Work on the Mekong dam in northern Laos has gone beyond preliminary preparations, an environmental group says.
A map showing Xayaburi dam on the Mekong River in Laos.
An international NGO has said construction on Laos’s controversial Xayaburi hydropower dam is moving ahead despite promises to suspend the project following uproar from neighboring countries and environmental groups.
Construction and resettlement activities at the dam site have been “significant” and contradict claims by Lao officials and the dam developer that only preliminary work has been done on the project, the environmental group International Rivers said in a statement Wednesday after investigating of the dam.
The project, as the first dam on the mainstream Lower Mekong, is also the first to undergo a controversial review process through the Mekong River Commission (MRC), a four-nation body that manages development along the river and has not yet given a go-ahead for the project.
A member of an NGO in Thailand associated with International Rivers who visited the dam site told RFA that construction is continuing at all hours of the day.
“When looking at the dam site, you can see construction is going on all the time,” he said, speaking to RFA on condition of anonymity.
He said Ch. Karnchang, the Thai developer tasked with construction of the 1260-megawatt hydropower project, has already begun to build a dam wall where a village used to be.
“People in Houay Souy village have already been resettled to a new area, and in the area where their village used to be the construction company is building the retaining wall. The land in front of the dam is cleared,” he said.
More than 330 villagers from 65 families in Houay Souy village have been resettled, he said.
Roads have been built alongside the Mekong River and land in the mountains has been flattened, he said.
“Vehicles are running back and forth all the time,” he added.
A member of another NGO traveling to Xayaburi on other business confirmed his account and International Rivers’ report.
“Ch. Karnchang company has begun the construction of the infrastructure at the dam site; for example, the construction of roads and workers’ shelters is 40 percent completed,” he said, speaking to RFA on condition of anonymity.
Officials contacted by RFA at the Ministry of Energy and Mines and the Ministry of Foreign Affairs’ press department refused to comment on the status of the dam.
In May, Sithong Chitgnothin, director of the Lao Ministry of Foreign Affairs’ press department, told RFA construction on the dam had been halted. Other Lao officials have said only preliminary construction, such as on roads around the site, is proceeding pending further studies by the MRC.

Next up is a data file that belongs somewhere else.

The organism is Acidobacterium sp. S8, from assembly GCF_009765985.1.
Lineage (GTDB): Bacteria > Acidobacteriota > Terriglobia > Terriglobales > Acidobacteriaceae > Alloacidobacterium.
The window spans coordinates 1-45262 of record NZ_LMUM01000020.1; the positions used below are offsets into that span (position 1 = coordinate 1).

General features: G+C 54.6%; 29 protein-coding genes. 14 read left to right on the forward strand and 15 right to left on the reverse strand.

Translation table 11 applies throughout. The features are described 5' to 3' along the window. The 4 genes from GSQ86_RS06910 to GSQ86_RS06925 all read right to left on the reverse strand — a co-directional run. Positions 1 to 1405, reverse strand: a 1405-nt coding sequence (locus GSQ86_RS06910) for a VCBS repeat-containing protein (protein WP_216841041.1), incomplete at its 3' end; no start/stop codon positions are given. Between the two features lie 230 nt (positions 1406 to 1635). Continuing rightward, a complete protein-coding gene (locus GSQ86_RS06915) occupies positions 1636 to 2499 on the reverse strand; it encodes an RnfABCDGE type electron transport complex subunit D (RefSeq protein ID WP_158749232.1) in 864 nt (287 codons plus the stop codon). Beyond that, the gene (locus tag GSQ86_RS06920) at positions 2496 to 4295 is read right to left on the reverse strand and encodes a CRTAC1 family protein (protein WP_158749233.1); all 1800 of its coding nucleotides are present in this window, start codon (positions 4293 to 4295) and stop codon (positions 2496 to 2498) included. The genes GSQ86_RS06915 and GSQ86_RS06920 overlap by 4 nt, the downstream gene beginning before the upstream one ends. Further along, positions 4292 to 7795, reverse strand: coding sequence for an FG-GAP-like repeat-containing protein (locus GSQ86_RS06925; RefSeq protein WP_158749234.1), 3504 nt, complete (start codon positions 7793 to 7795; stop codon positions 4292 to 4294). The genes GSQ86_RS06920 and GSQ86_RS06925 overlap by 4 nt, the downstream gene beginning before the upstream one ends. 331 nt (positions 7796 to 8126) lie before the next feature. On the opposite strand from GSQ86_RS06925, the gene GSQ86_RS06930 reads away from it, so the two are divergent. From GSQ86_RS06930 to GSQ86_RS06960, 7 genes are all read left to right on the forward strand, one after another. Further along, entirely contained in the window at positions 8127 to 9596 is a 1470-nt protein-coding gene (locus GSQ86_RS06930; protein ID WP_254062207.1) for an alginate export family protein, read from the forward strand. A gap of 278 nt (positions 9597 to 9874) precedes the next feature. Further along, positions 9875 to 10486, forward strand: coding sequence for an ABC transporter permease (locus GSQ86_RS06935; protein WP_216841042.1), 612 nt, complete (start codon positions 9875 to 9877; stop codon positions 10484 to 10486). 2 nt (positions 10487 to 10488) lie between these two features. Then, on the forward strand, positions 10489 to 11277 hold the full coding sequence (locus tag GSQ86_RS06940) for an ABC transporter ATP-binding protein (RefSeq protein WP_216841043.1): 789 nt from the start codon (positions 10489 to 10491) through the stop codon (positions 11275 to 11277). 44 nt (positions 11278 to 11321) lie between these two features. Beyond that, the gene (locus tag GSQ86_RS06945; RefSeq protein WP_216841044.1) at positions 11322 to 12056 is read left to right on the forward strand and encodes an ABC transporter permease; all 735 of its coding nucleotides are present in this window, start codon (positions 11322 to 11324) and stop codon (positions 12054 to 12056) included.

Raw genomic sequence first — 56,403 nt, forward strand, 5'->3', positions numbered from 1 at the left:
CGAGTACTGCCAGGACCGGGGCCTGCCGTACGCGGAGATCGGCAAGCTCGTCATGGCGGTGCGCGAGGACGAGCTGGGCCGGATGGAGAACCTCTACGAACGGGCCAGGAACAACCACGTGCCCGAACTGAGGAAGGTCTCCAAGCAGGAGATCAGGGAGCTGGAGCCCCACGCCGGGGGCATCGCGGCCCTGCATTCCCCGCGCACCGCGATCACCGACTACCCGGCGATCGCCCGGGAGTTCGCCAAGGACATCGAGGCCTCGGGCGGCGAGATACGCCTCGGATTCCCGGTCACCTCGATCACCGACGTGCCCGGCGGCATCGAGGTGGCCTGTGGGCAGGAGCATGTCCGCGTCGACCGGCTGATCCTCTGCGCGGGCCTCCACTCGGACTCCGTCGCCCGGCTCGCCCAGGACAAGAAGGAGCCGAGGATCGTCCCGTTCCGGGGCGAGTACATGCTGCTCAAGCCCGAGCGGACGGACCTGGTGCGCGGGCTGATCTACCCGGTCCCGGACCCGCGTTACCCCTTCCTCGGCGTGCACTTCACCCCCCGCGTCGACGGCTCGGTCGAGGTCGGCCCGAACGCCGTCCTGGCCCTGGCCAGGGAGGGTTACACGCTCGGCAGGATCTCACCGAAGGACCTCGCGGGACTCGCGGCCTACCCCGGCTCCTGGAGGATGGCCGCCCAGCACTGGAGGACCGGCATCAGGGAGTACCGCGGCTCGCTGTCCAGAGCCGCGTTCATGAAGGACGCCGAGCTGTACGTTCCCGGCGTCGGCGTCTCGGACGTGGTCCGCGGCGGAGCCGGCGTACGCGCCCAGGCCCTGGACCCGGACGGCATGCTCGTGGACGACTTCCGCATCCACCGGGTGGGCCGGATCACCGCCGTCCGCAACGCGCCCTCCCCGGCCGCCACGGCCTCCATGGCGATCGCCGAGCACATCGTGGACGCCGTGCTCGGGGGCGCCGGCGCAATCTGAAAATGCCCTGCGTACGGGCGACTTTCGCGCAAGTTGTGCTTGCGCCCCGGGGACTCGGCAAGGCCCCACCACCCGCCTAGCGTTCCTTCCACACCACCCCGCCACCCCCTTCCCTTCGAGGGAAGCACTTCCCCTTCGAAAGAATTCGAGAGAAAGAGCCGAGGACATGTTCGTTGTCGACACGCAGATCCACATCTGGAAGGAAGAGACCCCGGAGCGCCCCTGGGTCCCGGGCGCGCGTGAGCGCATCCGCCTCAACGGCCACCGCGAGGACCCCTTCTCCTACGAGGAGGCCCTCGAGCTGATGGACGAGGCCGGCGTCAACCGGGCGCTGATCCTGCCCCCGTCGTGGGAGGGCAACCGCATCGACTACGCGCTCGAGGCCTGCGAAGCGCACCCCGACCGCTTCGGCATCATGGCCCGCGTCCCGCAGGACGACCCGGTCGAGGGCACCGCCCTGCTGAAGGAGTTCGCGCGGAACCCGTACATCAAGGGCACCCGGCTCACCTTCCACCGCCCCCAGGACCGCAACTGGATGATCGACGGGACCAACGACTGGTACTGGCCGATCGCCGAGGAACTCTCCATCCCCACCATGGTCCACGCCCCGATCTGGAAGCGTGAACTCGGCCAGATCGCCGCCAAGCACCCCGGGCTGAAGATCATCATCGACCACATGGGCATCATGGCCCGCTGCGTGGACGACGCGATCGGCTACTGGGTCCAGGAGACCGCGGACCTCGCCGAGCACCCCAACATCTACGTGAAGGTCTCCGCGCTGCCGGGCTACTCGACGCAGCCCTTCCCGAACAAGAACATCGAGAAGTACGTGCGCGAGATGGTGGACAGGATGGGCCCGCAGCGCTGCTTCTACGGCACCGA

Vice Minister of Energy and Mines Viraponh Viravong said that the dam may have to be redesigned to avoid adverse impact on the environment by allowing more river sediment to flow through the dam, a key concern for downstream countries whose agriculture depends on the river.
Controversy over the dam has flared since April, when Ch. Karnchang said it had signed a contract for the project’s construction, even though the MRC had recommended the project be postponed pending further study.
Environmental groups in Thailand, where Laos plans to send 95 percent of the Xayaburi’s electricity, have staged a series of protests against the company and a group of Thai banks lending the firm funds to proceed with construction.
The Chiang Rai-based Lower Mekong People’s Network, which represents communities from seven different provinces in Thailand along the Mekong River, plans to file a lawsuit against the company in July.
“Recent activities include dredging to deepen and widen the riverbed at the dam site, the construction of a large concrete retaining wall, and an increase in the company’s local labor force,” International Rivers said in its report on the investigation of the Xayaburi area.
The group said Ch. Karnchang had broken its promises to only begin initial construction.
“So far, Ch Karnchang claims that they are only going forward with ‘preliminary construction’ on the project, but the definition of ‘preliminary’ keeps expanding,” said Kirk Herbertson, Mekong campaigner for International Rivers. “Ripping up the riverbed and resettling entire villages cannot be considered a preliminary activity.”
“By proceeding with resettlement and construction on the Xayaburi Dam, Ch. Karnchang has blatantly defied the diplomatic process underway to decide on the future of the Mekong River. The company has violated the trust of the governments of Cambodia, Laos, Thailand, and Vietnam, with apparent impunity,” Ame Trandem, the group’s Southeast Asia program director said.
The group also found that resettled families had not received the new agricultural land and year’s worth of free electricity and water promised them by the developer.
Last month, the Lower Mekong People’s Network submitted a letter to the MRC requesting an update on the dam, but said it had received no response.
The group says the dam is likely to damage the Mekong ecosystem, fisheries, and food security of the people on both sides of the river.
The Mekong River originates in China and flows through Burma, Laos, Thailand, Cambodia, and Vietnam. Its silt deposits provide rich soil nutrients for rice and other crops.
In December, Laos and the three other MRC member countries—Cambodia, Thailand, and Vietnam—agreed work on the dam should be postponed pending the results of a new environmental impact assessment, which was to be conducted by Japan.
An earlier study by an expert group had recommended a 10-year moratorium on all mainstream Mekong dams due to a need for further research on their potentially catastrophic environmental and socioeconomic impact.
Reported by RFA’s Lao service. Translated by Max Avary. Written in English by Rachel Vandenbrink.
Copyright © 1998-2011 Radio Free Asia. All rights reserved.